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Legislative Assembly for the ACT: 2001 Week 8 Hansard (9 August) . . Page.. 2786 ..

MR KAINE (continuing):

prove guilt, but the person who is alleged to have committed a crime has to prove their innocence. It does not matter whether it is murder, burglary or passing a valueless cheque. The presumption always is that you are guilty and you have got to prove that you are not.

I cannot think of any more perverse law than that, and this is a typical example of trying to pervert the law. There used to be a presumption of innocence unless you were proven guilty. I do not where that went to, and I cannot understand why the government would put forward the proposition in connection with this issue that you are automatically assumed to be guilty unless you can prove you are innocent. It seems to me to be a total reversal.

The Attorney-General, in responding to comments of the scrutiny of bills committee on this particular point, made it quite clear. He says that the intention of the provision is to confer a legal onus on the defendant. Why? Mr Attorney, it is an easy statement to make, but you have not justified it. You have not justified your tendency to reverse the onus of proof.

It seems to me that some members of this place are inconsistent. It is only an hour or so ago that we were looking at a provision about fingerprinting or photographing all 16 or 17-year-olds on the off-chance that you might catch one who had committed a previous offence. The Assembly rejected that proposition, but to me this is identical. That one assumed some form of guilt; therefore, it justified the police officer taking that course of action. It is no different in principle to what is being proposed here.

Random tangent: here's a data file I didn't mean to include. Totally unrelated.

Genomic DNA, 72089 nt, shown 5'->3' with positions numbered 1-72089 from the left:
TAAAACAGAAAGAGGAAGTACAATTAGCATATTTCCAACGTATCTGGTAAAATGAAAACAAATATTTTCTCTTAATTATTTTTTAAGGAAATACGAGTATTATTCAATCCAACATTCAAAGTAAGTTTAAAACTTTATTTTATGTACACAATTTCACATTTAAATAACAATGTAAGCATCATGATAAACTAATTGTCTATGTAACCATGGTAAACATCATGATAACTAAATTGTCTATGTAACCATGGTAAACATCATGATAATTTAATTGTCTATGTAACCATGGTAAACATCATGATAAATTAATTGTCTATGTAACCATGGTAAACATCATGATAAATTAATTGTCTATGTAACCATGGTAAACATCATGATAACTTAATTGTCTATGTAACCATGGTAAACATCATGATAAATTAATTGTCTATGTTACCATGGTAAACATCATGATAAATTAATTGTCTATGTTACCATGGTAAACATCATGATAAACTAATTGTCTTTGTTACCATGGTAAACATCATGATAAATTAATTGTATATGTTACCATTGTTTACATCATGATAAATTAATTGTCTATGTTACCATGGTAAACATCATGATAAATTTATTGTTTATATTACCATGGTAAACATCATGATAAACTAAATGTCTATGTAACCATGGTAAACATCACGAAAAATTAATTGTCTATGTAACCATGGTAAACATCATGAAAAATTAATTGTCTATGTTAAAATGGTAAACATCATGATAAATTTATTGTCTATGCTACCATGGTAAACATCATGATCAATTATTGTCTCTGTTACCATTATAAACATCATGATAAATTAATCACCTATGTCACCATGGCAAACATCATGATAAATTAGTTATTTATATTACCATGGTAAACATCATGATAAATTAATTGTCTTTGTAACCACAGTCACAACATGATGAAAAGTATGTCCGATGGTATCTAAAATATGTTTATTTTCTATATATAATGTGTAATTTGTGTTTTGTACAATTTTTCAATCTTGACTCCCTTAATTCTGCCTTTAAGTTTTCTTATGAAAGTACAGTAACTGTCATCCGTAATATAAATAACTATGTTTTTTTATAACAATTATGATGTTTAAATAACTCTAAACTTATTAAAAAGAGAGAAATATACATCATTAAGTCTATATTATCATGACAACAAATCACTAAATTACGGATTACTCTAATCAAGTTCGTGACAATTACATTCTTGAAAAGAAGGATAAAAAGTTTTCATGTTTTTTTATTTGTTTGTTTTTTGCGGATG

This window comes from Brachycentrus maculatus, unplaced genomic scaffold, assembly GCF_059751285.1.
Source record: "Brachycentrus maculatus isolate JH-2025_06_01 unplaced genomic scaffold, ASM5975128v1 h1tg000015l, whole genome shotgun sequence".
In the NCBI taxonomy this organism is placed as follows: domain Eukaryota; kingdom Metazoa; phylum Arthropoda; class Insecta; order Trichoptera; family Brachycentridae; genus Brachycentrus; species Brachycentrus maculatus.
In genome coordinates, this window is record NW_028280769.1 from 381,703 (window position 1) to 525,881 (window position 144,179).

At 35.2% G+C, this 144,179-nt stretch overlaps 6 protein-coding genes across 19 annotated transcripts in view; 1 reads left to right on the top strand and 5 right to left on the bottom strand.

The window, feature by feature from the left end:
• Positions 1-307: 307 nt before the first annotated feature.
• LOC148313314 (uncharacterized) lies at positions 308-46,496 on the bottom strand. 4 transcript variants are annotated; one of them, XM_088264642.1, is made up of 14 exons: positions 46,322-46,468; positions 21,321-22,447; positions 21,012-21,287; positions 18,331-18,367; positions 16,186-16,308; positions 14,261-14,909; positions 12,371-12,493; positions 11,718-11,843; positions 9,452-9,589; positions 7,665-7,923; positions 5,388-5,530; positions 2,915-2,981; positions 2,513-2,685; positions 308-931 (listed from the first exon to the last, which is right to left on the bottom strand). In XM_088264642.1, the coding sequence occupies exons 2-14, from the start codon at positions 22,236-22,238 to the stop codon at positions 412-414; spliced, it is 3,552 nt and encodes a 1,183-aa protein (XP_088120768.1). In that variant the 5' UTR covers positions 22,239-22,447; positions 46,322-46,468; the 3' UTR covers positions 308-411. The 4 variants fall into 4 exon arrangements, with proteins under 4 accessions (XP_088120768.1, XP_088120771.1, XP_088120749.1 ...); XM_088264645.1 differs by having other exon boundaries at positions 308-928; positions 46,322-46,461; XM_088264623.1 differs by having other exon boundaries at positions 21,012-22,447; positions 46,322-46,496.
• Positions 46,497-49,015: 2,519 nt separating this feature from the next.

It is beginning to permeate the law: you are automatically guilty unless you can prove your innocence. I am surprised that the other one got through, but it looks like this one will not because Mr Osborne has picked up the flaw in it. I support what Mr Stanhope is proposing.

MR RUGENDYKE (11.19): I am aware that there is a need for a provision to deal with valueless cheques. I know of a business in Belconnen that has had about 60 cheques that are valueless. The police find great difficulty in proving dishonesty, so a specific offence for valueless cheques is important. Mr Kaine has convinced me that it is wise to support Mr Stanhope's amendment because the reversal of the onus in this case is over the top, and I agree.

MS TUCKER (11.20): The Greens are also supporting this amendment. Mr Stanhope addressed the issue in some detail at the in-principle stage. The Commonwealth Criminal Code covers the issue of fraud comprehensively and directly. I do not see how the government has made the case that the only feasible strategy to deal with people writing out valueless cheques is to reverse the onus of proof.

In a perfect world, where the law will only pursue people who are trying to get away with something and then get them to prove they were not, it might seem like a good approach. For countless people whose relationship with the law, with government, with institutions and with society is tenuous or uncomfortable, whose economic survival is tenuous and whose belief in themselves is at best variable, a law which makes it a criminal offence to bounce a cheque is confirmation that we do not have their interests at heart.

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